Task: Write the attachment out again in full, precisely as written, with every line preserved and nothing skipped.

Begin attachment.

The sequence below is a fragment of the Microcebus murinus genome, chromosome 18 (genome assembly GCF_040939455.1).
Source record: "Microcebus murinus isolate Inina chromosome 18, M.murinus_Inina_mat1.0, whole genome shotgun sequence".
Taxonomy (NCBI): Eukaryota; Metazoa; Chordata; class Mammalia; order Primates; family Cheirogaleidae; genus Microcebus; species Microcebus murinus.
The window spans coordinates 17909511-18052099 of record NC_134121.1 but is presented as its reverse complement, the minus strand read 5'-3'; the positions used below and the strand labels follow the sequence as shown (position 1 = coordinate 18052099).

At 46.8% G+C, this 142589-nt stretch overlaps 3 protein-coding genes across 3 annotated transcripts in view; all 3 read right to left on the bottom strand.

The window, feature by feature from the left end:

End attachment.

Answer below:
The sequence below is a fragment of the Microcebus murinus genome, chromosome 18 (genome assembly GCF_040939455.1).
Source record: "Microcebus murinus isolate Inina chromosome 18, M.murinus_Inina_mat1.0, whole genome shotgun sequence".
Taxonomy (NCBI): Eukaryota; Metazoa; Chordata; class Mammalia; order Primates; family Cheirogaleidae; genus Microcebus; species Microcebus murinus.
The window spans coordinates 17909511-18052099 of record NC_134121.1 but is presented as its reverse complement, the minus strand read 5'-3'; the positions used below and the strand labels follow the sequence as shown (position 1 = coordinate 18052099).

At 46.8% G+C, this 142589-nt stretch overlaps 3 protein-coding genes across 3 annotated transcripts in view; all 3 read right to left on the bottom strand.

The window, feature by feature from the left end: